Dealing with the Demographic Bulge

The improvement in technologies, the rise of smartphones, and anytime, anywhere access to information can help to revolutionise public services, make them more accessible, affordable, and simplistic, but it must meet the needs of the public it serves.

As Beth Simone Noveck, the former aide to Barack Obama, said: “What business do you know, what other sector of the economy, and especially one as big as the public sector, that doesn’t seek to reinvent its business model on a regular basis?”

Public services must reinvent and remodel themselves to deal with all challenges, especially future ones. One of the biggest future challenges is demographic bulges, the most notable being an ageing population. Over the next 20 years the population aged 65-84 will rise by 39%, and those over 85 by 106%. Due to an increased fiscal burden and a lengthy period of austerity under the Conservatives, the UK currently finds itself without the immediate capacity to deal with this, and services such as the NHS are now reaching breaking point.

 It’s also not just healthcare. In 2016, there were an estimated 308 people of a pensionable age for every 1,000 people of a working age. By 2037, this is projected to increase to 365 people. An ageing population also means more bus passes, winter fuel allowances, and bereavement benefits. So how does the UK address this demographic bulge in terms of public services?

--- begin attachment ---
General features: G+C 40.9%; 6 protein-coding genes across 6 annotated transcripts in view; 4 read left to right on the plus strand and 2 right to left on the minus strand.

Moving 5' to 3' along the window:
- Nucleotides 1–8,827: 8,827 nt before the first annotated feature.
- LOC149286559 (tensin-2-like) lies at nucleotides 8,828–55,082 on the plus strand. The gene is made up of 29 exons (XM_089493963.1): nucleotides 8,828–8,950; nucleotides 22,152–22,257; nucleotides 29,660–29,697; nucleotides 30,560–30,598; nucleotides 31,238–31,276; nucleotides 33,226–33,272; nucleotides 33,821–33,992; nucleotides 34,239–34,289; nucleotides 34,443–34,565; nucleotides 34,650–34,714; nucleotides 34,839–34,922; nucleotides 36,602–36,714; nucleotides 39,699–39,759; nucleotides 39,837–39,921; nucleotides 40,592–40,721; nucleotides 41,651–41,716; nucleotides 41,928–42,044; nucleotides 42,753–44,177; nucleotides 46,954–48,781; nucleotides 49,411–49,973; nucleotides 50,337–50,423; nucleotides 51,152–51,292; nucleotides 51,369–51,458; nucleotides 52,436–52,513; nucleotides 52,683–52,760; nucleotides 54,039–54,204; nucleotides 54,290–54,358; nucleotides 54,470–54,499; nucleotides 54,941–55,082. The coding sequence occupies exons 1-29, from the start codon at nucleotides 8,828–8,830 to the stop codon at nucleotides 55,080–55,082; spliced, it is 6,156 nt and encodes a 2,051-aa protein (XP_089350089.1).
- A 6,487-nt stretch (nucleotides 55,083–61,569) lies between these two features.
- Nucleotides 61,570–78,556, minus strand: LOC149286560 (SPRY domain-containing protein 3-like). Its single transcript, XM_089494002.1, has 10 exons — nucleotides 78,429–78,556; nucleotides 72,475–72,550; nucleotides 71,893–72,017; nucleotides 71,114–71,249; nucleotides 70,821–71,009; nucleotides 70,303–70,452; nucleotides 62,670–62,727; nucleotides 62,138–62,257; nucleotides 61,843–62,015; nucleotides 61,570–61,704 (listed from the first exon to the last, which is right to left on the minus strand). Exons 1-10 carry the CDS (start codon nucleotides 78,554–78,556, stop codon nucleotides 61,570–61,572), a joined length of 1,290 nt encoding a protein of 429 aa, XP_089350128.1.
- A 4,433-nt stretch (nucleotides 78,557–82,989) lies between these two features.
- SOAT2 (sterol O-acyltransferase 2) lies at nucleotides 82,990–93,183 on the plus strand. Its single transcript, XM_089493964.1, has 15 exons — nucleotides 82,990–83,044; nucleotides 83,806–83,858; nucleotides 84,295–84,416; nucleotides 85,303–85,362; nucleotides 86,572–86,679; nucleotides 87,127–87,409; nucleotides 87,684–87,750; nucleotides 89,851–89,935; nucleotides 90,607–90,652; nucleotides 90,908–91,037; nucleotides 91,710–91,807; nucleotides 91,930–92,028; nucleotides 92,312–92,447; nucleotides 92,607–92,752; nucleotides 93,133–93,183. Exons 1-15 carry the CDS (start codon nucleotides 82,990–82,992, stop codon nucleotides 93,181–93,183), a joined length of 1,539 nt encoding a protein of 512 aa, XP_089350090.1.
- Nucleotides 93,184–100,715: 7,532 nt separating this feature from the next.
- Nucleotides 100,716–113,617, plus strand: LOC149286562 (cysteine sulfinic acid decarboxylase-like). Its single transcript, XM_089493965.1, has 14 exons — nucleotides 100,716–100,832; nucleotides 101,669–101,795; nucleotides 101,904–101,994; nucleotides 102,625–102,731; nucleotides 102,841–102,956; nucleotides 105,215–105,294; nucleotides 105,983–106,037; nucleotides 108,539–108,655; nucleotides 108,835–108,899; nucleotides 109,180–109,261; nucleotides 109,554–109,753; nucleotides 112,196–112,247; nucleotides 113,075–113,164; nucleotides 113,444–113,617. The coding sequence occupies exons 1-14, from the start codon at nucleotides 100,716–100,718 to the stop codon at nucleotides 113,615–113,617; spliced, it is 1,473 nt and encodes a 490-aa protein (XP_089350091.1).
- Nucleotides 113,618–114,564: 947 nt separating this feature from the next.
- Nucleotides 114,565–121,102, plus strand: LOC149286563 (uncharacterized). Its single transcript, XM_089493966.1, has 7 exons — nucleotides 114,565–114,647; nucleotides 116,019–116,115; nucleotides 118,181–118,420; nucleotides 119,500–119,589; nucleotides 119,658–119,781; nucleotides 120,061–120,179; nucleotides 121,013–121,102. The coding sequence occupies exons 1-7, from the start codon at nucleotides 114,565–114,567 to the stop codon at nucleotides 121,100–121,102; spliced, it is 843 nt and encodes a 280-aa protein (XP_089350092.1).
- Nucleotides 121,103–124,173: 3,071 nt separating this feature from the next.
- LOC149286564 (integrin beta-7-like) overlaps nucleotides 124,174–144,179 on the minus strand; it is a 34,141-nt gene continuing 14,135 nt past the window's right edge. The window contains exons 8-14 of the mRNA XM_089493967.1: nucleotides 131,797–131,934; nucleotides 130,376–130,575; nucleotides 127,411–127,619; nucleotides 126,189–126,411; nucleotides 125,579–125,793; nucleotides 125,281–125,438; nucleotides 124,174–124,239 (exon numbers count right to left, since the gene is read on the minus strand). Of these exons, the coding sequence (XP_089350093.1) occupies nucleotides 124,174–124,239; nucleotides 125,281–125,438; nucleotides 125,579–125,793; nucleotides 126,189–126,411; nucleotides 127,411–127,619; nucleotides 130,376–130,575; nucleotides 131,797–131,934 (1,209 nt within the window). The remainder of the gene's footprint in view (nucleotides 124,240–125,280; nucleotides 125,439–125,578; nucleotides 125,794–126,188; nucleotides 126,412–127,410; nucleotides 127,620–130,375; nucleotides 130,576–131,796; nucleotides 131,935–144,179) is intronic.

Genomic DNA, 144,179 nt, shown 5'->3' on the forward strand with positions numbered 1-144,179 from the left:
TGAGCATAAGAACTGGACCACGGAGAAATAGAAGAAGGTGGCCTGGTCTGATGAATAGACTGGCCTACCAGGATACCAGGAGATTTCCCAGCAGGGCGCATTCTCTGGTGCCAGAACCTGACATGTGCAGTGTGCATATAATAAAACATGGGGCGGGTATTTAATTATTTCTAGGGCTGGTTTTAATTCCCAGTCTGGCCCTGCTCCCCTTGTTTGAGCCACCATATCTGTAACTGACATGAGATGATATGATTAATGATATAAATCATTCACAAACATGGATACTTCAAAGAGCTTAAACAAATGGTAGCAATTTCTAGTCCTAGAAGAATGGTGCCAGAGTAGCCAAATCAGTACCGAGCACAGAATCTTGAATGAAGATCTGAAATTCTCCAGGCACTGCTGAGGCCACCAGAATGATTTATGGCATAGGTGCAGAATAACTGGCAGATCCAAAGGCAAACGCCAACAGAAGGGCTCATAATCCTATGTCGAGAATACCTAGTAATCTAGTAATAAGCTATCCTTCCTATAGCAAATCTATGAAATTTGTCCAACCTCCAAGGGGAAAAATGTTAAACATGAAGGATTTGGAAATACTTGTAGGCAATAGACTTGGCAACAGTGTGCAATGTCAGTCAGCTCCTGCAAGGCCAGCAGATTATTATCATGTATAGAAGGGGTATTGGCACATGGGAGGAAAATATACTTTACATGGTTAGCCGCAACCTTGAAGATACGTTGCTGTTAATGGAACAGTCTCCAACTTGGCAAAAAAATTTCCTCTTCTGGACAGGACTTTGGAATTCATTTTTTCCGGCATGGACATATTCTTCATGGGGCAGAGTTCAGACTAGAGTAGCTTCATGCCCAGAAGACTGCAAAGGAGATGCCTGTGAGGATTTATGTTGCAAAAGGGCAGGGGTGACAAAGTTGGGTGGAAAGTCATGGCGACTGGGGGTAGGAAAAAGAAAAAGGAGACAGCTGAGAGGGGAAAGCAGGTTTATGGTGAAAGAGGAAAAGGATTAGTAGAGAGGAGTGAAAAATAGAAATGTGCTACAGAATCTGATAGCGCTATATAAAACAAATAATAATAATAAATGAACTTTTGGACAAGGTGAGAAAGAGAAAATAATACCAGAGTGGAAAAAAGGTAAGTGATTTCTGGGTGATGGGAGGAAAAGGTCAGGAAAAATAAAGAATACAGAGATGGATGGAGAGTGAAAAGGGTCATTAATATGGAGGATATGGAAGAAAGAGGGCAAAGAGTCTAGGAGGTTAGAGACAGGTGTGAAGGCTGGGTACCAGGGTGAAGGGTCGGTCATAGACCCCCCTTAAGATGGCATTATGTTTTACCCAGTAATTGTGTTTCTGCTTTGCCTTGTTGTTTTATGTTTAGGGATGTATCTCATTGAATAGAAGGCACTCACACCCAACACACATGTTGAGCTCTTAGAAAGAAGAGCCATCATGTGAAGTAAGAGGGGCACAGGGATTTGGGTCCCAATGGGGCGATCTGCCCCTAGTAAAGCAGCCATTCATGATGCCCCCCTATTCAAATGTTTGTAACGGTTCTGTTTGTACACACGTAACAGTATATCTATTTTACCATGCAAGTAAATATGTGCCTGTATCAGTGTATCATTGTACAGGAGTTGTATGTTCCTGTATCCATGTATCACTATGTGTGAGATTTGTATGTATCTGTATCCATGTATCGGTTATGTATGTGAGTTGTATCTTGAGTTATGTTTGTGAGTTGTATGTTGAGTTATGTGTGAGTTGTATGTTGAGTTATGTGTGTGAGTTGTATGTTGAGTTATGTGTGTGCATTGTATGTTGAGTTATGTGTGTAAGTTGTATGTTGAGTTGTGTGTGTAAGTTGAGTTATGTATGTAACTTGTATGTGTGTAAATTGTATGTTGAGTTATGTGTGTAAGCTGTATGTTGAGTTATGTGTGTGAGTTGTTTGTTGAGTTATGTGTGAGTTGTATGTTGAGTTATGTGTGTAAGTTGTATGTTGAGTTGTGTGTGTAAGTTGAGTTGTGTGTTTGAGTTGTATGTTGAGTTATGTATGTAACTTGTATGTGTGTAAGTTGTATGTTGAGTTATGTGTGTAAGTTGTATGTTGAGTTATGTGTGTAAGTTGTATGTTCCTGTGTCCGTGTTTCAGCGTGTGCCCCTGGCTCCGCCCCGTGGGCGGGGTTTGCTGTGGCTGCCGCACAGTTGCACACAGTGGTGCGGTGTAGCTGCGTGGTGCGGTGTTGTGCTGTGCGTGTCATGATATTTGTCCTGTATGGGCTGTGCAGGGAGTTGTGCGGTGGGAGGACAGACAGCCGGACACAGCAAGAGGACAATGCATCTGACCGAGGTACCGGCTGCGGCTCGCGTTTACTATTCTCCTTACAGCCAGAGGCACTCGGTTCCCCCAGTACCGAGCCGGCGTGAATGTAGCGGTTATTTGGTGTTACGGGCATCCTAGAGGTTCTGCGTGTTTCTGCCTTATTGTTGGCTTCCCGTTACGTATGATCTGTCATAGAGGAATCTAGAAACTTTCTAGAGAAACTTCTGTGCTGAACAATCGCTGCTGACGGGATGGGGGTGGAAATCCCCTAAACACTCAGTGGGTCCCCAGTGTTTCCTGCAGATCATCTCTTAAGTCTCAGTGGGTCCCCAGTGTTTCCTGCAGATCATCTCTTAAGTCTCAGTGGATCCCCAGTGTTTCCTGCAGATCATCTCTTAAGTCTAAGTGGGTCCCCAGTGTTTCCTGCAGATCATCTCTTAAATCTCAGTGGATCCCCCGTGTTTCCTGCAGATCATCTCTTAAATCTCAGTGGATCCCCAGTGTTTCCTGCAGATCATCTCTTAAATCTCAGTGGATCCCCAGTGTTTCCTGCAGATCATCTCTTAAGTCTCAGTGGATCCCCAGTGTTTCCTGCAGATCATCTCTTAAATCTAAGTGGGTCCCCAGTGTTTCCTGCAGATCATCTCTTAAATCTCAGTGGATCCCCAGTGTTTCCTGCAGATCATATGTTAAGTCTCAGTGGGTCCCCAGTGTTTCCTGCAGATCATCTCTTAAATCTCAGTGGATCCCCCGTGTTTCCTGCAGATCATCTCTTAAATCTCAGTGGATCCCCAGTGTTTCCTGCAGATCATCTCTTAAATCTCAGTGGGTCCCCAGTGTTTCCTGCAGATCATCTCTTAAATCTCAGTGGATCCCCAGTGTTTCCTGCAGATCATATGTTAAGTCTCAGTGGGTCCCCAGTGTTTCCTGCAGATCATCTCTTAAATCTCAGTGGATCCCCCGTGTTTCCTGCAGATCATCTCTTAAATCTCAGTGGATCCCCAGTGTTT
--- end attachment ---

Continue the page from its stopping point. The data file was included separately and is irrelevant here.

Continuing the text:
Of course, we need to be investing in technologies and innovations to improve our public services, but we must also think about how this is connected to the demographic bulge. The improvement in technologies, the rise of smartphones, and anytime, anywhere access to information can help to revolutionise public services, make them more accessible, affordable, and simplistic, but it must meet the needs of the public it serves.

 Citizens expect governments and public services to understand their needs, their lives, and their habits, and investing in technology can help achieve this. By 2020 we could have e-prescriptions, online GP consultations, online travel tickets, and further incorporation of m-government. However, the demographic most in need of these services tend to avoid new technology, and may also have health issues that hinder use, so how do we meet their needs?

 Technology can help older people to feel more connected, help them deal with loneliness, and they can also continue to learn new skills. But the technology must be made to work for them and their lives. It’s important to help them gain a basic familiarity with mass consumer technologies, and make sure they can get used to new technology as early as possible to impact their future usage levels. Studies show that older people work better with touch screens on devices such as iPads, jargon free language, and clear instruction guides.

 An idea would be to set up classes to acquaint older people with these technologies, allowing them to meet others in the same situation. Due to rising life expectancy and increasingly complex family structures, the number of people living on their own is set to sky rocket, and these classes would be a great opportunity to help them get out and about and meeting new people. This can then help them in other aspects of their lives, from ordering food shopping, connecting with family and friends, exercise, and find new hobbies.

Michael Wake is a Young Fabians member

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